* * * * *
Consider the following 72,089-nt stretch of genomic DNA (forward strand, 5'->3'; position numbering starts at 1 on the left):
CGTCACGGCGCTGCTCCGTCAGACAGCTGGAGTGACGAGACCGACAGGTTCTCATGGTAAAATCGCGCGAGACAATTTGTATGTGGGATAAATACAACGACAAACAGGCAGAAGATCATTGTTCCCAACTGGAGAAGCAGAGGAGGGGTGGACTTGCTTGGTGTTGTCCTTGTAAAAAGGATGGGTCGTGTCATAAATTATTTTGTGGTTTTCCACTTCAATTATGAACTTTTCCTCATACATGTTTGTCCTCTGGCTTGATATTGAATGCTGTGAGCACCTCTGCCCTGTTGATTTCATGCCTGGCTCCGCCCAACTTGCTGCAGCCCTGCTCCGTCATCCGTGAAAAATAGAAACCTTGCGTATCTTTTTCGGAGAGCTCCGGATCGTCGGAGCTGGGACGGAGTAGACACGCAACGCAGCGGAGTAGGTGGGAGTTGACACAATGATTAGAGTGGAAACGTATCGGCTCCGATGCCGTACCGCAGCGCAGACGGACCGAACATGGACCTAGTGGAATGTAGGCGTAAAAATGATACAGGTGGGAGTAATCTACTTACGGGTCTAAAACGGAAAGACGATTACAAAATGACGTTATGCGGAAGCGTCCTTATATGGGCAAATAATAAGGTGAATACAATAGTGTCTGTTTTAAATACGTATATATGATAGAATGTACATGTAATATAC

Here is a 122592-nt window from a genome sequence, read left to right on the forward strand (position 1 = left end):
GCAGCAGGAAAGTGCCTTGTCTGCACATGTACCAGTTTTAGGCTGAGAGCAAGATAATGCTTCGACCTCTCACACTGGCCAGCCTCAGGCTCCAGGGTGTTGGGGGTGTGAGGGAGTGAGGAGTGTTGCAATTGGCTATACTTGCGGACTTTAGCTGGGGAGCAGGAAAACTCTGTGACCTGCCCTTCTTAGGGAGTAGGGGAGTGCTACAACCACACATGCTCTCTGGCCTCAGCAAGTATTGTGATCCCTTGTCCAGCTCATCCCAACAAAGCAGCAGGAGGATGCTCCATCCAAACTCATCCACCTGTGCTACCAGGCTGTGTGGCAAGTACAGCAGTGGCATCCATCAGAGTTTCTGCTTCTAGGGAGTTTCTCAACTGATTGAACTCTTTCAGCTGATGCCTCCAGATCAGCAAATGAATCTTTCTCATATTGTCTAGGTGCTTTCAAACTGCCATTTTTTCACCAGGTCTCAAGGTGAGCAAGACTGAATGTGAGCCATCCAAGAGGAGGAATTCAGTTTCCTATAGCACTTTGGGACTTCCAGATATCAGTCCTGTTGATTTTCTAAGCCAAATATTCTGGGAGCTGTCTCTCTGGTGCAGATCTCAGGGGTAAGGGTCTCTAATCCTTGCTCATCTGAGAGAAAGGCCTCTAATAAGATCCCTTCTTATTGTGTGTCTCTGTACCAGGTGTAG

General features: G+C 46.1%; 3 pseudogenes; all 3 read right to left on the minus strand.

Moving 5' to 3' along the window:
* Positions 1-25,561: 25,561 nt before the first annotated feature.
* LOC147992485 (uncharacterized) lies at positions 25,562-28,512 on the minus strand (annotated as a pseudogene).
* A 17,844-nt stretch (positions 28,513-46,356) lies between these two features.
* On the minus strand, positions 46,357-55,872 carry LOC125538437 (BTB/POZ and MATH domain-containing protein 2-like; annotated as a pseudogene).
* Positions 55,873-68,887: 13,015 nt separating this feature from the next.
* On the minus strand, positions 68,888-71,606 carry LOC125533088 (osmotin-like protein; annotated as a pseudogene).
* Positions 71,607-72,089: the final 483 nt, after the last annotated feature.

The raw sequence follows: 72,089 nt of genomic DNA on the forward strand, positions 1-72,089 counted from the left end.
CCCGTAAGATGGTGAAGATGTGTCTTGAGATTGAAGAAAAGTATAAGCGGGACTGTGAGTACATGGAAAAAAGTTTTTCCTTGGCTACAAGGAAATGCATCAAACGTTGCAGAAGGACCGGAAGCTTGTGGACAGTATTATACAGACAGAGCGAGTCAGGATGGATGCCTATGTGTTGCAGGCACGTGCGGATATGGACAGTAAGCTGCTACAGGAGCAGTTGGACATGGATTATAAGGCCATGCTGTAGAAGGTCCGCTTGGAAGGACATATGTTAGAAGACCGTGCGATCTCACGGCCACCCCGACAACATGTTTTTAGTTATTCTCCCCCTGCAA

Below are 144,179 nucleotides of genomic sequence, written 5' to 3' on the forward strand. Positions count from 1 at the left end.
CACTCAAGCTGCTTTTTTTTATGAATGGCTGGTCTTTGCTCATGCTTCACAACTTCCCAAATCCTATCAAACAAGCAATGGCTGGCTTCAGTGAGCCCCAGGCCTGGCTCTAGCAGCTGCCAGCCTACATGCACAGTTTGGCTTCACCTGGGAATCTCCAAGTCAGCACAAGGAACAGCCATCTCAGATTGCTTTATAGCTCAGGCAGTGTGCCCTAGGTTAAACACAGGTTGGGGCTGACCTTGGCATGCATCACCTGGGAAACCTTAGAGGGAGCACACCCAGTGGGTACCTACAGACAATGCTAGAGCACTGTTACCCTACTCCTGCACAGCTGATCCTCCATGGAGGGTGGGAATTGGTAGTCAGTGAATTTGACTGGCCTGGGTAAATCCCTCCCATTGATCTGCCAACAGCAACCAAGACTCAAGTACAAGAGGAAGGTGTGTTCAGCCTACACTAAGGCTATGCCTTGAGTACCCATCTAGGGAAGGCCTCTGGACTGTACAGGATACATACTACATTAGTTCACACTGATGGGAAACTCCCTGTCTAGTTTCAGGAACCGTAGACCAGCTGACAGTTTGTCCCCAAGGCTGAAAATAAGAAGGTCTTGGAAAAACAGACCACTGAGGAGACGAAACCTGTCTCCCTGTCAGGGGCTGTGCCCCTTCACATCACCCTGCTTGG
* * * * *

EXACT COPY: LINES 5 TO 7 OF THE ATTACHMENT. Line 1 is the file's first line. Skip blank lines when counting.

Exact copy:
General features: G+C 46.1%; 3 pseudogenes; all 3 read right to left on the minus strand.

Moving 5' to 3' along the window:
* Positions 1-25,561: 25,561 nt before the first annotated feature.